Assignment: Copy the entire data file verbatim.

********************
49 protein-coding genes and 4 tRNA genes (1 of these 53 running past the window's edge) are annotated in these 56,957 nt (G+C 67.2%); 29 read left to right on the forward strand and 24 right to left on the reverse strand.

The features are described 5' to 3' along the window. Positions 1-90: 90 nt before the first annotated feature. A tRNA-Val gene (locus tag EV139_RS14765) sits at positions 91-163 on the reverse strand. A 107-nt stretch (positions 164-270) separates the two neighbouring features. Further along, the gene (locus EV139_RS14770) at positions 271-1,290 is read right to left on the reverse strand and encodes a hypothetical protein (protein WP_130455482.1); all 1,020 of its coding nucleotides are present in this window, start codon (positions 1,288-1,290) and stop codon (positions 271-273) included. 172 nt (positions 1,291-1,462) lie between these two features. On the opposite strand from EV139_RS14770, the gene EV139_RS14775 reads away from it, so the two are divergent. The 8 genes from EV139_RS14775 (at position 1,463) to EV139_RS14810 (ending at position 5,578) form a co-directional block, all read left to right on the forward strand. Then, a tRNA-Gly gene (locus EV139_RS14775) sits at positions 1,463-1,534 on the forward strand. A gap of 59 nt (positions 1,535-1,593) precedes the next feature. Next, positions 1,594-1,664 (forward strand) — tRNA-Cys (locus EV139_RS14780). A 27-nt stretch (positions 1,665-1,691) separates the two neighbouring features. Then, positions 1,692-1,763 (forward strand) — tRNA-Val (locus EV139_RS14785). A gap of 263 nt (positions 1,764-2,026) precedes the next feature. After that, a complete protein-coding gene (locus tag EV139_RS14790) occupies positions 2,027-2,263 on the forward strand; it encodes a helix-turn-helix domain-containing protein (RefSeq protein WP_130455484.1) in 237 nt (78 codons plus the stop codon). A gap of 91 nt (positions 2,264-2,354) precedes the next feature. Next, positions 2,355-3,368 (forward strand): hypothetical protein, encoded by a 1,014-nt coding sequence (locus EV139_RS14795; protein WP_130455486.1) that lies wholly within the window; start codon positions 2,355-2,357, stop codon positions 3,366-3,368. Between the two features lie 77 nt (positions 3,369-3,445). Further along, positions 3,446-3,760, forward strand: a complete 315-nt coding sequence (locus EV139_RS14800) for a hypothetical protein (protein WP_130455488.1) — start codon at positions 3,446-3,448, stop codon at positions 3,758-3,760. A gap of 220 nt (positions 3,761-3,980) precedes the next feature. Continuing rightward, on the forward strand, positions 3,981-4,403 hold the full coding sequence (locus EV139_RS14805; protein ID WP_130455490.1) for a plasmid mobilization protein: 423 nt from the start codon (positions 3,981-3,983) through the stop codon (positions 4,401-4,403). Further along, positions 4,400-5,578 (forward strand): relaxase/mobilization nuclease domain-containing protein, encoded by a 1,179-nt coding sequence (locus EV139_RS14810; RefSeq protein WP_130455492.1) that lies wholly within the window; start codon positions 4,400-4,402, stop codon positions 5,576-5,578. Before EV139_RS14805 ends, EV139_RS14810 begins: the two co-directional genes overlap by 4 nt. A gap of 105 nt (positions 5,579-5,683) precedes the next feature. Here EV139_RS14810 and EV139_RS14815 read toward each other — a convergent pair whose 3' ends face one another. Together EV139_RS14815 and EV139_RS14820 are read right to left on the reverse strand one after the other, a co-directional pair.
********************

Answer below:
49 protein-coding genes and 4 tRNA genes (1 of these 53 running past the window's edge) are annotated in these 56,957 nt (G+C 67.2%); 29 read left to right on the forward strand and 24 right to left on the reverse strand.

The features are described 5' to 3' along the window. Positions 1-90: 90 nt before the first annotated feature. A tRNA-Val gene (locus tag EV139_RS14765) sits at positions 91-163 on the reverse strand. A 107-nt stretch (positions 164-270) separates the two neighbouring features. Further along, the gene (locus EV139_RS14770) at positions 271-1,290 is read right to left on the reverse strand and encodes a hypothetical protein (protein WP_130455482.1); all 1,020 of its coding nucleotides are present in this window, start codon (positions 1,288-1,290) and stop codon (positions 271-273) included. 172 nt (positions 1,291-1,462) lie between these two features. On the opposite strand from EV139_RS14770, the gene EV139_RS14775 reads away from it, so the two are divergent. The 8 genes from EV139_RS14775 (at position 1,463) to EV139_RS14810 (ending at position 5,578) form a co-directional block, all read left to right on the forward strand. Then, a tRNA-Gly gene (locus EV139_RS14775) sits at positions 1,463-1,534 on the forward strand. A gap of 59 nt (positions 1,535-1,593) precedes the next feature. Next, positions 1,594-1,664 (forward strand) — tRNA-Cys (locus EV139_RS14780). A 27-nt stretch (positions 1,665-1,691) separates the two neighbouring features. Then, positions 1,692-1,763 (forward strand) — tRNA-Val (locus EV139_RS14785). A gap of 263 nt (positions 1,764-2,026) precedes the next feature. After that, a complete protein-coding gene (locus tag EV139_RS14790) occupies positions 2,027-2,263 on the forward strand; it encodes a helix-turn-helix domain-containing protein (RefSeq protein WP_130455484.1) in 237 nt (78 codons plus the stop codon). A gap of 91 nt (positions 2,264-2,354) precedes the next feature. Next, positions 2,355-3,368 (forward strand): hypothetical protein, encoded by a 1,014-nt coding sequence (locus EV139_RS14795; protein WP_130455486.1) that lies wholly within the window; start codon positions 2,355-2,357, stop codon positions 3,366-3,368. Between the two features lie 77 nt (positions 3,369-3,445). Further along, positions 3,446-3,760, forward strand: a complete 315-nt coding sequence (locus EV139_RS14800) for a hypothetical protein (protein WP_130455488.1) — start codon at positions 3,446-3,448, stop codon at positions 3,758-3,760. A gap of 220 nt (positions 3,761-3,980) precedes the next feature. Continuing rightward, on the forward strand, positions 3,981-4,403 hold the full coding sequence (locus EV139_RS14805; protein ID WP_130455490.1) for a plasmid mobilization protein: 423 nt from the start codon (positions 3,981-3,983) through the stop codon (positions 4,401-4,403). Further along, positions 4,400-5,578 (forward strand): relaxase/mobilization nuclease domain-containing protein, encoded by a 1,179-nt coding sequence (locus EV139_RS14810; RefSeq protein WP_130455492.1) that lies wholly within the window; start codon positions 4,400-4,402, stop codon positions 5,576-5,578. Before EV139_RS14805 ends, EV139_RS14810 begins: the two co-directional genes overlap by 4 nt. A gap of 105 nt (positions 5,579-5,683) precedes the next feature. Here EV139_RS14810 and EV139_RS14815 read toward each other — a convergent pair whose 3' ends face one another. Together EV139_RS14815 and EV139_RS14820 are read right to left on the reverse strand one after the other, a co-directional pair.